Despite nearly two years of campaigning and billions of dollars spent, last week’s election maintained the status quo – a Republican House, Democratic Senate, and another four years of President Barack Obama. This bodes well for the reauthorization of both the Community Services Block Grant (CSBG) and the Weatherization Assistance Program (WAP).
Sources inside the Obama Administration have said that green issues, including WAP, will garner a greater focus during a second term. This commitment will be tested early next year with the President’s budget request for WAP in FY14. The FY13 ask of $139 million, down from $320 million in FY12—which included $97 million for innovative projects—hampered efforts to increase the WAP allocation in Congress to the final FY11 level of $174.5 million. NASCSP, along with other national partners, has sent a letter to the White House asking for no less than $210 million to be requested for FY14, a significantly higher level than the current FY13 allocation of $68 million.
NASCSP is also working with members of Congress on both WAP and CSBG reauthorization. For WAP, this will likely involve changes to the program, including a greater focus on healthy homes and a closer working relationship with Low-Income Home Energy Assistance Program (LIHEAP).
For CSBG, NASCSP will continue to work with Congressional allies, the Administration, and Office of Community Service (OCS) on reauthorization. The principles for reauthorization developed by the board provide a foundation for our position moving forward. Despite the election, the economy, and Congressional divisiveness, one thing is certain: both the Administration and U.S. Department of Health and Human Services (HHS) are poised to push for substantial changes to CSBG through reauthorization. NASCSP is working to promote the importance of State oversight and accountability as well as the value of the nationwide network. The Continuing Resolution this year resulted in level funding for the first half of FY13, but this is clearly in stark contrast to the President’s proposals for a 50% cut. Funding for the second half of this fiscal year continues to remain uncertain given the stark differences between the House, Senate, and Administration-requested funding levels. Sequestration could also have a major impact on programs funded by discretionary spending, including both CSBG and WAP, in the coming year.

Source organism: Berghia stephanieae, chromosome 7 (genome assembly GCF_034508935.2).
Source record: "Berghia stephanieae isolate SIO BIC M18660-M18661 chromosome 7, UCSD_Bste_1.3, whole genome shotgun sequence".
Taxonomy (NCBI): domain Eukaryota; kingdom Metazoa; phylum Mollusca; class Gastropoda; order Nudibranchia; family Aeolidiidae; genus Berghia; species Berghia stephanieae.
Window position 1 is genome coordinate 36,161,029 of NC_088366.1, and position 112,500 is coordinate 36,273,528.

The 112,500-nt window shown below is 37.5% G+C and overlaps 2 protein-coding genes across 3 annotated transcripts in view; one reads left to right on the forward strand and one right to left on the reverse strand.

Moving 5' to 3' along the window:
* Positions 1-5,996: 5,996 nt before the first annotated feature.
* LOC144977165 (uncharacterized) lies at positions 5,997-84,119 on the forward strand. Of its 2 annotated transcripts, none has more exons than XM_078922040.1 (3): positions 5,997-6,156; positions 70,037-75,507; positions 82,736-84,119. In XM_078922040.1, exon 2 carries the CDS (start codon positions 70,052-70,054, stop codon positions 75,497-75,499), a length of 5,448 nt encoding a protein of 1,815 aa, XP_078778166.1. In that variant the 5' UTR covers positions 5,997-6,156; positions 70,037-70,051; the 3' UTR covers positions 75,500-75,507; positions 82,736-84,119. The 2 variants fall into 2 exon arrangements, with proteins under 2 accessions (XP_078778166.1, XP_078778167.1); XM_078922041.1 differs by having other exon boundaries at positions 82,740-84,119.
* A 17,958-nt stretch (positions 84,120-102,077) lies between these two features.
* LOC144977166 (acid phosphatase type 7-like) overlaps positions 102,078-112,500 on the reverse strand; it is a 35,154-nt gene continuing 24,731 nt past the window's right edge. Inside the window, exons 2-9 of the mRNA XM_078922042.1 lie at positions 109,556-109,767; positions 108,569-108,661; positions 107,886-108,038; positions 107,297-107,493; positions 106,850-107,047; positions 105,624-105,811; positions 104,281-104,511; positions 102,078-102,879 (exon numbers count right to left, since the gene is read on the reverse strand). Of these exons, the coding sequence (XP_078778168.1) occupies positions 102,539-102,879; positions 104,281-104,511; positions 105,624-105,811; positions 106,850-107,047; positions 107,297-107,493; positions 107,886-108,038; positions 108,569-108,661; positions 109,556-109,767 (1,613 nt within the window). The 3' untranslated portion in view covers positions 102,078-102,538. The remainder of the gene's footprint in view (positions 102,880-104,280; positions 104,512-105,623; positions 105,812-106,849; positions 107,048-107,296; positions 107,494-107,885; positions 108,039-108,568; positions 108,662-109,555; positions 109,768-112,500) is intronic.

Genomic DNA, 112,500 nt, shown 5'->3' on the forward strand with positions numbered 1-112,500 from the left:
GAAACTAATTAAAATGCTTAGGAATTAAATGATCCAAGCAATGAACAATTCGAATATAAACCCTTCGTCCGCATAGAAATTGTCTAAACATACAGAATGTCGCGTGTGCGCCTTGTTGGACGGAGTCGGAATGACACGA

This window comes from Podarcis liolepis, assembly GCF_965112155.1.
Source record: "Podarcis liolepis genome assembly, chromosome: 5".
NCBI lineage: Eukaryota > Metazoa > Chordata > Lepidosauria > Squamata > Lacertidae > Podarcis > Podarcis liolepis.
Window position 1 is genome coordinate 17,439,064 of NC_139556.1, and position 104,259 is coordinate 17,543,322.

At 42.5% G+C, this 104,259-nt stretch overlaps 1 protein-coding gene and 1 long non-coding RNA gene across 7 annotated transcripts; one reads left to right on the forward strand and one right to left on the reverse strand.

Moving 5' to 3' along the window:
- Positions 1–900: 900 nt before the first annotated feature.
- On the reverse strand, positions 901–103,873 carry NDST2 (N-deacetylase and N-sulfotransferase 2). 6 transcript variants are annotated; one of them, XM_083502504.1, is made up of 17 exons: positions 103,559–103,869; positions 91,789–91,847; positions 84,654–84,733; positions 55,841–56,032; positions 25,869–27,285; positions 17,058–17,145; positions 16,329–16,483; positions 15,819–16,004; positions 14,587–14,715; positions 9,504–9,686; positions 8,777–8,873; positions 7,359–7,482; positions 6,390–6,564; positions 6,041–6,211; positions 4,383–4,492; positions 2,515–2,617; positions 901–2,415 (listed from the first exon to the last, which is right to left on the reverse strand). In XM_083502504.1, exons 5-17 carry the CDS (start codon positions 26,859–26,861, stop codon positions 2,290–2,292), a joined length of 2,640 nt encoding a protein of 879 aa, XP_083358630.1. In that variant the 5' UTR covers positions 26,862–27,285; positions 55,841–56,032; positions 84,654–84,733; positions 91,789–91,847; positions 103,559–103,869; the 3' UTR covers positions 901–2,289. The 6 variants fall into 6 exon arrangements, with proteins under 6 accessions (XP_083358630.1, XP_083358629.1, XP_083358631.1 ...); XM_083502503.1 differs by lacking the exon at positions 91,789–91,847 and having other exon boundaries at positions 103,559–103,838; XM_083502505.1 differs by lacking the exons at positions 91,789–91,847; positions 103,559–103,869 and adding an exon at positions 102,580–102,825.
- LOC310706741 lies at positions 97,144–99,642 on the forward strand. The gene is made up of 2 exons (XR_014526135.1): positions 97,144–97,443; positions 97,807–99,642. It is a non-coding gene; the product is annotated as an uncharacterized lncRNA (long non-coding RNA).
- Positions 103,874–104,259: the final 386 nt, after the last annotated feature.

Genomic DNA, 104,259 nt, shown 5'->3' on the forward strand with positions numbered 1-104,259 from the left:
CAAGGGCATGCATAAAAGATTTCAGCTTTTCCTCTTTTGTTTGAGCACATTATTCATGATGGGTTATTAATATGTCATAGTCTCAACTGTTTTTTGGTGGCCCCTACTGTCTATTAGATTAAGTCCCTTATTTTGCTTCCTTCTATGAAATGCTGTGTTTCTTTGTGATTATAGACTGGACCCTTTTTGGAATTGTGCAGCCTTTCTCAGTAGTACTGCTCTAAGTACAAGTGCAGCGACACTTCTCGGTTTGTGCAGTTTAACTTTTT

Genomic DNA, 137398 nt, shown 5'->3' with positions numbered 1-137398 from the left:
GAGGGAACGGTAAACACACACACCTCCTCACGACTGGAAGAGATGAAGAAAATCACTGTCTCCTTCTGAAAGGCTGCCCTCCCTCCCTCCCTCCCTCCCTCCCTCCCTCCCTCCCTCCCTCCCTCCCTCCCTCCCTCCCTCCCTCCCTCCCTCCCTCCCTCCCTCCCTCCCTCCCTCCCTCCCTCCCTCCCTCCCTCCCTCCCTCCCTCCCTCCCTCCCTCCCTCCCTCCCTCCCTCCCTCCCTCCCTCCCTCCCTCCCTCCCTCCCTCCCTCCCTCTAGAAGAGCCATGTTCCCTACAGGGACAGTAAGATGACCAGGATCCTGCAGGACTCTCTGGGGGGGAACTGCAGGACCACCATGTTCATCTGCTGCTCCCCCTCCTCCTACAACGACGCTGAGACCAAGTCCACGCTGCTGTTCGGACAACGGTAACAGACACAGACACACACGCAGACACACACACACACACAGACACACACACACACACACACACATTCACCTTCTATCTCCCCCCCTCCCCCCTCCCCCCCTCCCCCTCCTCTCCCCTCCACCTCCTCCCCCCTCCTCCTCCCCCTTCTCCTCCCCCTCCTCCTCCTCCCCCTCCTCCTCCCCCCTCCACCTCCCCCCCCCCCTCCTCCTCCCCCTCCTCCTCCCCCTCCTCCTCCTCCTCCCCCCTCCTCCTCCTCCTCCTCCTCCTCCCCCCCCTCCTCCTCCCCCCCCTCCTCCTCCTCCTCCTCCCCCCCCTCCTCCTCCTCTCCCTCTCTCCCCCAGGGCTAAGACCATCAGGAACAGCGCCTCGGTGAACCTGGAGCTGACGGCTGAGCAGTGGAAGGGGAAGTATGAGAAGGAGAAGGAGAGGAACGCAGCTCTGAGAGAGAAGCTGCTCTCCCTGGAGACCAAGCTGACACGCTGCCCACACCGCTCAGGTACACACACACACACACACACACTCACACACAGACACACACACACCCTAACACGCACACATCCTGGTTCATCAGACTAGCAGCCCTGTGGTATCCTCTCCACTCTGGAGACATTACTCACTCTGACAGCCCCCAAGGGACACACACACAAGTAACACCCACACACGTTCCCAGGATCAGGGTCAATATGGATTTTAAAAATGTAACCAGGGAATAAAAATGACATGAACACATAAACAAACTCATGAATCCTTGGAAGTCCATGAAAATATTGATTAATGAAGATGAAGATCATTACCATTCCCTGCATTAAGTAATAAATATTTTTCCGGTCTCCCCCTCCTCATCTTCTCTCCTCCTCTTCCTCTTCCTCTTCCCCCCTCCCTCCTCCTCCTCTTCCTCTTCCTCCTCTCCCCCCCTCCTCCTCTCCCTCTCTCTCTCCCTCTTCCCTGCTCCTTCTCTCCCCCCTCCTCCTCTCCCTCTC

Despite last week’s results, the situation in Washington will continue to remain difficult as we enter the lame duck session of Congress and beyond into the 113th Congressional Session. Sequestration combined with the expiration of a number of tax cuts and a growing deficit means that the cost cutting frenzy is anything but over. Nevertheless, NASCSP will continue to push our allies in Washington to ensure that our programs are supported at sustainable levels, we do not hurt the most vulnerable to solve our very real fiscal problems, and we reward innovation and success.